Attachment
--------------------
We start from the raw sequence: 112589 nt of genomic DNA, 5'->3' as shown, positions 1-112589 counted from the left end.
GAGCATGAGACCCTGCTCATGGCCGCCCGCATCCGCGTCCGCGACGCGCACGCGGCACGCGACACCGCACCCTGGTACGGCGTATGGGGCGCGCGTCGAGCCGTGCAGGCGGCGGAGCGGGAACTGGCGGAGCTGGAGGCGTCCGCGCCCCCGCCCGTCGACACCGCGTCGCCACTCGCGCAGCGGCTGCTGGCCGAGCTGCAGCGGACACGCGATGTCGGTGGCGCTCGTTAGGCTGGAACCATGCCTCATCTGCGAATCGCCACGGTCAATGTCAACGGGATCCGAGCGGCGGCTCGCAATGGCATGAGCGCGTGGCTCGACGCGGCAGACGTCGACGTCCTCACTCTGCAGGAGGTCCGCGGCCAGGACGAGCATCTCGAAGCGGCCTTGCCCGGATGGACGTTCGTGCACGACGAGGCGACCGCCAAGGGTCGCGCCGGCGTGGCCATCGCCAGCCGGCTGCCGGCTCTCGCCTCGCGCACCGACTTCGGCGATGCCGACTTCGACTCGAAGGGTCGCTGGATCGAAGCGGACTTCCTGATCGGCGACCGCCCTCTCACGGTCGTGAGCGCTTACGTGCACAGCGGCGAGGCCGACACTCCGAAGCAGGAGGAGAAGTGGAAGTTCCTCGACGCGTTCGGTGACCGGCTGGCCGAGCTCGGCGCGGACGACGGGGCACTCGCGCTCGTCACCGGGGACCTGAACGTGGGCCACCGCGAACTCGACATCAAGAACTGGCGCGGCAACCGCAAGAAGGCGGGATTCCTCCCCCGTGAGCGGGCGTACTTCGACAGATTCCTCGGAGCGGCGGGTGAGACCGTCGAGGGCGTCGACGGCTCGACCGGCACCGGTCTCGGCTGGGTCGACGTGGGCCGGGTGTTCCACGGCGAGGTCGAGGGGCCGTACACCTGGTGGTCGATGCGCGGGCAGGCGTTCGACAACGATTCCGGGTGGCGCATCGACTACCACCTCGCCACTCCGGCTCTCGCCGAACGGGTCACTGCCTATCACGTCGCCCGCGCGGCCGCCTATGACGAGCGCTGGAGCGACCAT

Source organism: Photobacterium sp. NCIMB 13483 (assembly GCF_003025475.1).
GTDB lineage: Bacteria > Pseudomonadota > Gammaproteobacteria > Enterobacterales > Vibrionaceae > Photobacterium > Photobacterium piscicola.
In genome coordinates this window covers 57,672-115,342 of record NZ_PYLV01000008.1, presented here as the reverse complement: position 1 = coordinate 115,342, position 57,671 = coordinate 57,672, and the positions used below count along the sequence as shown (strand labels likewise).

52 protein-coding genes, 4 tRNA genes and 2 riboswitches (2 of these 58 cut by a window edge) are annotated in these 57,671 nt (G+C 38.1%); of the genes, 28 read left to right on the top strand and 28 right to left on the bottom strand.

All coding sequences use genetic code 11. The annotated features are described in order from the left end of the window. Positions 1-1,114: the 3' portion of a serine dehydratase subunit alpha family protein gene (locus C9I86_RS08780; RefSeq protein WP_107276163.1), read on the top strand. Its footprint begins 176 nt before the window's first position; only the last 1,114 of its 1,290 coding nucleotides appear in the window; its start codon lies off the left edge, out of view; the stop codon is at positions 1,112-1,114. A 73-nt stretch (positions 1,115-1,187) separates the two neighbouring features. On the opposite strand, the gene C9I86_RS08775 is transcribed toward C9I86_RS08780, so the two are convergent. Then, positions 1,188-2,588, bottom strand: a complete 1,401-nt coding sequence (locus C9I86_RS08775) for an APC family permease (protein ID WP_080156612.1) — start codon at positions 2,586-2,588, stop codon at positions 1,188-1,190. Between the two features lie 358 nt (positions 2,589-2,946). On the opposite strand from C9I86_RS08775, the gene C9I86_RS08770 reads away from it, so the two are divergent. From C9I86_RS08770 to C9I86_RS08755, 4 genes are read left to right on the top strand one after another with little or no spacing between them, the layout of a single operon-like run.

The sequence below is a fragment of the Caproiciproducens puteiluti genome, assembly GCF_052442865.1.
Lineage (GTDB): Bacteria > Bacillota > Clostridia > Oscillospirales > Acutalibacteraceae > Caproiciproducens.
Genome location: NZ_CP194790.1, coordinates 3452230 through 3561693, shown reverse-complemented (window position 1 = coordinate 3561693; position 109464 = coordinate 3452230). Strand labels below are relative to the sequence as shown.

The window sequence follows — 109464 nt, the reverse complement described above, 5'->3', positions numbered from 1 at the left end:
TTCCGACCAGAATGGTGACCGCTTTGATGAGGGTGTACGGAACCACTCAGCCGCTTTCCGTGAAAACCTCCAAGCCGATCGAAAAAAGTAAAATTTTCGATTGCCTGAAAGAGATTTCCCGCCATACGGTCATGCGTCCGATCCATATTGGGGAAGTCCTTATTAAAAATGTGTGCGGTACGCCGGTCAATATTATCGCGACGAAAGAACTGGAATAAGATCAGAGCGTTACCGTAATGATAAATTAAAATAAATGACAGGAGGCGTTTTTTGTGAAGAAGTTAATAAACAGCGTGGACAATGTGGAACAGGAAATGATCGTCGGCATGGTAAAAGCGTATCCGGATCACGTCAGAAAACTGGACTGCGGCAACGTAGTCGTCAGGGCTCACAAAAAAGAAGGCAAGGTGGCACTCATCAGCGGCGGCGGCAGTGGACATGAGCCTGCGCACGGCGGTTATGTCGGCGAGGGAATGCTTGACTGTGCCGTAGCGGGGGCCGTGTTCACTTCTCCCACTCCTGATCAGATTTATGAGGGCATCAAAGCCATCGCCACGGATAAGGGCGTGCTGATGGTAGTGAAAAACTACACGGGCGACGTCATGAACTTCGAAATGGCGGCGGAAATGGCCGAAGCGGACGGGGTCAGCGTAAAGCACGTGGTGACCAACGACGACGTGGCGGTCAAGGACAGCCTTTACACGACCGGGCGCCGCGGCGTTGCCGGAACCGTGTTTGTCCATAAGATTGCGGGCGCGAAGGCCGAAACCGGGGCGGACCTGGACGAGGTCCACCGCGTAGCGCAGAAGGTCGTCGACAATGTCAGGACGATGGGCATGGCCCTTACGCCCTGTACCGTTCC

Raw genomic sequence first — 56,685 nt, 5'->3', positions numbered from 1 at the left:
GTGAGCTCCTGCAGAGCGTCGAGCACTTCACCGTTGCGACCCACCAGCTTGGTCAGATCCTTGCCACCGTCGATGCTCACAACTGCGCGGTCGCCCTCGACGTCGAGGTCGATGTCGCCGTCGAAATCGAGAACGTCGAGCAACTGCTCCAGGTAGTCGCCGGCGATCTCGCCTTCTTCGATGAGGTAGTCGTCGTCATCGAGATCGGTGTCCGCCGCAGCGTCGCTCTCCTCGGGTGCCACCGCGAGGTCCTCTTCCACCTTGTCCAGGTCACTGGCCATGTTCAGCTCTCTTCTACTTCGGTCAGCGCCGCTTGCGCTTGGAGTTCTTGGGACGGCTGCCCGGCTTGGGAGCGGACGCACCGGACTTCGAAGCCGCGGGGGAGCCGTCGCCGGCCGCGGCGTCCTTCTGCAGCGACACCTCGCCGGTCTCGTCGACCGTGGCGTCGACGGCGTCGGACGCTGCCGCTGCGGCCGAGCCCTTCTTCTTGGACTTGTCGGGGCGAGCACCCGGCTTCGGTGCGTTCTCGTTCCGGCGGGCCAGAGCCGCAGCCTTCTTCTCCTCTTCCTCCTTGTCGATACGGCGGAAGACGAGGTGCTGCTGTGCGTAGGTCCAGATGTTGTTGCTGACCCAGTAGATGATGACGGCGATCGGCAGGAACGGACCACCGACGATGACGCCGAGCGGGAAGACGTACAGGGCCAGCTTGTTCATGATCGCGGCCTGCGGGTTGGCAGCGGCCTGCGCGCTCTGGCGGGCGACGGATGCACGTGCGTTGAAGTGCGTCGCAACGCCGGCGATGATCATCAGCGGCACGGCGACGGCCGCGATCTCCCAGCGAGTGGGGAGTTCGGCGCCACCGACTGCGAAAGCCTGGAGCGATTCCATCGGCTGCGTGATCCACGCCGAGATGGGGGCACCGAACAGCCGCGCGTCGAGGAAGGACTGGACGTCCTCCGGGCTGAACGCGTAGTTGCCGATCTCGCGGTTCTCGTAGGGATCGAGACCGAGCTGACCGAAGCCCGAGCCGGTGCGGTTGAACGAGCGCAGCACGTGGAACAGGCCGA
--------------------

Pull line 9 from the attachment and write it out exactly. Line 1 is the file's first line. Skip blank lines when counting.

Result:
Lineage (GTDB): Bacteria > Bacillota > Clostridia > Oscillospirales > Acutalibacteraceae > Caproiciproducens.